Microphysics Complexity in Squall Line Simulations

Van Weverberg, K., Brookhaven National Laboratory

Cloud Processes

Cloud Life Cycle

Van Weverberg K, AM Vogelmann, H Morrison, and JA Milbrandt. 2012. "Sensitivity of Idealized Squall-Line Simulations to the Level of Complexity Used in Two-Moment Bulk Microphysics Schemes." Monthly Weather Review, 140(6), 10.1175/mwr-d-11-00120.1.


Sensitivity of surface precipitation to drop breakup parameterization. The spatial distribution over a two-dimensional domain of accumulated surface precipitation for a full time integration of 5 hours are given for the Morrison et al. (2009) scheme (MTT-BASE), the Milbrandt and Yau (2005) scheme (MY-BASE), and a hybrid scheme (MTT-MYBREAKUP) that is identical to MTT-BASE except that the MY raindrop breakup parameterization was used.


Sensitivity of surface precipitation to drop breakup parameterization. The spatial distribution over a two-dimensional domain of accumulated surface precipitation for a full time integration of 5 hours are given for the Morrison et al. (2009) scheme (MTT-BASE), the Milbrandt and Yau (2005) scheme (MY-BASE), and a hybrid scheme (MTT-MYBREAKUP) that is identical to MTT-BASE except that the MY raindrop breakup parameterization was used.

As high-resolution climate models have increasingly moved towards an explicit representation of convection, the research spotlight shifts towards the parameterization of cloud microphysics in deep convection. Over the past decade or so, these parameterizations have rapidly gained complexity. With this increase in complexity also comes an increased computational burden, so it is important to understand the level of complexity that is needed for the computationally expensive high-resolution climate simulations.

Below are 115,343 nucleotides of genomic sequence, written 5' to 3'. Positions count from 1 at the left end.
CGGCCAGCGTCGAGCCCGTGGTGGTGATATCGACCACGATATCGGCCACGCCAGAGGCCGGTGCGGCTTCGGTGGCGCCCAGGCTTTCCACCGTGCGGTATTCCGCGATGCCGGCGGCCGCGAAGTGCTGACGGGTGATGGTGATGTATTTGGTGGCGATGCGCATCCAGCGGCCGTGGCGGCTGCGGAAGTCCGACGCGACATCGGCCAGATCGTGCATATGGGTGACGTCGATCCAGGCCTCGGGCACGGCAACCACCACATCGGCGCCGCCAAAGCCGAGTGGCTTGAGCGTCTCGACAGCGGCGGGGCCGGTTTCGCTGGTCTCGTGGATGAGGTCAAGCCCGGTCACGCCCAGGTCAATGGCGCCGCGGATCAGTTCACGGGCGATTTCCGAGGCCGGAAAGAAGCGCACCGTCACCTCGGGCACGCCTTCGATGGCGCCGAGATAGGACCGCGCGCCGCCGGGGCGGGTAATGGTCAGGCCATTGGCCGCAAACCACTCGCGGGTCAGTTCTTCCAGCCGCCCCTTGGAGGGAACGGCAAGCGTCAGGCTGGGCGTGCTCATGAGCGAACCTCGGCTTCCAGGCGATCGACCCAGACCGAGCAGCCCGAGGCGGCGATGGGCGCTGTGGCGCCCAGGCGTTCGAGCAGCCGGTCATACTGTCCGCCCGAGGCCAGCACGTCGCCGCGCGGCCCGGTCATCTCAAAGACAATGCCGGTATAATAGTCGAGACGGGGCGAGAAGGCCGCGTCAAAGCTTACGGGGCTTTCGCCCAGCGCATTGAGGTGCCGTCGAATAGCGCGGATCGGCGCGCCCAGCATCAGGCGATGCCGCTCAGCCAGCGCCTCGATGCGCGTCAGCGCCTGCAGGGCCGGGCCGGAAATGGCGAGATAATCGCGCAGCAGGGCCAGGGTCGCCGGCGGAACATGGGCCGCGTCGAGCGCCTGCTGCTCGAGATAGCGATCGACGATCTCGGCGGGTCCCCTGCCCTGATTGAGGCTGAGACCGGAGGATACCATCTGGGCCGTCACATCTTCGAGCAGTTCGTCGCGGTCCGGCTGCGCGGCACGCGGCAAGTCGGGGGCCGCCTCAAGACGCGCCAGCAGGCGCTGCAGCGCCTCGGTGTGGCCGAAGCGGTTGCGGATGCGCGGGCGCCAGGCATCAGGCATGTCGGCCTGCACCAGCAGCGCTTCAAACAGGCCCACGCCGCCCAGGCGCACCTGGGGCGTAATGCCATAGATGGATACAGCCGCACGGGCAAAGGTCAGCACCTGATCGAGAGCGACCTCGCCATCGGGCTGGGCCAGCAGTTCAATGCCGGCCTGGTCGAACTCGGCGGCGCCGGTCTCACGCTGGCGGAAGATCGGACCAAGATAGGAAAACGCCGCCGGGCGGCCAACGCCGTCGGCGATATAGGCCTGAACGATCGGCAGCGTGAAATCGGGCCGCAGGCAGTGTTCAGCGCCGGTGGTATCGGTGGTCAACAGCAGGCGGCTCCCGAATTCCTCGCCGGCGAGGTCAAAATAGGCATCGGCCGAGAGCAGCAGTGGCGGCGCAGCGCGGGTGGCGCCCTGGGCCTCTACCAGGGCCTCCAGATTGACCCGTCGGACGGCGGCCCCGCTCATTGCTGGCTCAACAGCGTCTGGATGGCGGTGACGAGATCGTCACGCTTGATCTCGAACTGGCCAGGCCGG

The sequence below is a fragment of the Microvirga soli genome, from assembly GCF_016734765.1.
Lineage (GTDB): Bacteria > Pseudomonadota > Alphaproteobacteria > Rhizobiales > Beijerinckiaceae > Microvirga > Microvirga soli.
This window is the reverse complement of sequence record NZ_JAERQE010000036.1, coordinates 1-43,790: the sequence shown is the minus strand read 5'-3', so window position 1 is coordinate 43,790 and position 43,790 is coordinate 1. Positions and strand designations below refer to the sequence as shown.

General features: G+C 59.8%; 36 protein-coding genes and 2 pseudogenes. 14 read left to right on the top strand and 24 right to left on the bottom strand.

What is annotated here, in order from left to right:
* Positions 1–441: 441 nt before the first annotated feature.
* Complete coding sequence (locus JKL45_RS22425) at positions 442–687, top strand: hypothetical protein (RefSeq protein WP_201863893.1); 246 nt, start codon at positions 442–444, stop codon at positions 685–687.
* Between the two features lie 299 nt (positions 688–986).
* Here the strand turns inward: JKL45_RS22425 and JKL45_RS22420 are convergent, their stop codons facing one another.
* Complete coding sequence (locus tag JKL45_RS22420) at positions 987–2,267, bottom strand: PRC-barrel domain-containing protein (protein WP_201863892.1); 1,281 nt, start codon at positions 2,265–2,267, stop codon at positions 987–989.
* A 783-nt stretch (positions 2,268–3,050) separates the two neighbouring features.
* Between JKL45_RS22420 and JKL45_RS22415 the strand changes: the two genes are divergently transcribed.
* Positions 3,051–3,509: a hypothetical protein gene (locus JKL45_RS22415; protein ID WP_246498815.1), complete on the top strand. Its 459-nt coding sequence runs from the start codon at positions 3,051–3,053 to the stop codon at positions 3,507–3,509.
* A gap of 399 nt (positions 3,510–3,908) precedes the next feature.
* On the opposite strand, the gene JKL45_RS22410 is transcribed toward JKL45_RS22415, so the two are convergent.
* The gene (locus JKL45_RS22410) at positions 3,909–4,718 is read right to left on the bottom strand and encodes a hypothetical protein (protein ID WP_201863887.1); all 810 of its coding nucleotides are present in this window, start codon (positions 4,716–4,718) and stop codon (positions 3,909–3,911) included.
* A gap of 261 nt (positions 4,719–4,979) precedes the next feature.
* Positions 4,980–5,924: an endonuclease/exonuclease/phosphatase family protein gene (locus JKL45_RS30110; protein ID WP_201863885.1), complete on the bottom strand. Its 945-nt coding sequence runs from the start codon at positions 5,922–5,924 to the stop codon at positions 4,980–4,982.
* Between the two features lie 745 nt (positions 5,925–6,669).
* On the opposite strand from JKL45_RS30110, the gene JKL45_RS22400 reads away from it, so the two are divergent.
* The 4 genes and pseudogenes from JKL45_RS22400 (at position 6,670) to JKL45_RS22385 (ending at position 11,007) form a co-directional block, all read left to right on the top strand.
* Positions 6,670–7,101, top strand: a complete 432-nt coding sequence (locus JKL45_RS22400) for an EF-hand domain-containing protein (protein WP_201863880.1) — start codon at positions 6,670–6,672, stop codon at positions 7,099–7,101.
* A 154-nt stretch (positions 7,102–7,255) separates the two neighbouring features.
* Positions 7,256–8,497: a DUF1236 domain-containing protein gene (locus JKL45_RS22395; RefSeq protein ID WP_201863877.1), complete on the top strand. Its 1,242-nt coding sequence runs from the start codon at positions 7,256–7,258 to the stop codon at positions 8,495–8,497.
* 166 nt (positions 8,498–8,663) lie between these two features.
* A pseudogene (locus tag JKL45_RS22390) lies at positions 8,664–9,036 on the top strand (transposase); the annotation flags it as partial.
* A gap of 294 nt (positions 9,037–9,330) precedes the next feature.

Department of Energy scientists at Brookhaven National Laboratory and collaborators performed sensitivity simulations of an idealized two-dimensional squall line with the Weather Research and Forecasting model (WRF). They showed that there is a benefit to using two prognostic variables (two-moment schemes) to describe the size distribution evolution of all hydrometeors in the model. Adding hydrometeor types (e.g., by adding hail to a scheme containing rain, snow, and graupel) seemed less beneficial, since a large sensitivity was introduced to an arbitrary (and an a priori unknown) threshold to convert graupel into hail. Most importantly, it was shown that two equally complex microphysics schemes (Milbrandt and Yau 2005 [MY] and Morrison et al. 2009 [MTT]) still behave very differently in terms of surface precipitation and moist processes aloft. These differences could be entirely related to different treatment of collisional raindrop breakup and depositional growth.

Over the past years, the focus in microphysics modeling often has been on the role of size distribution assumptions in state-of-the-art schemes, but this study has identified that an equally large variability is associated with processes such the ice initiation, growth processes, and the breakup of raindrops.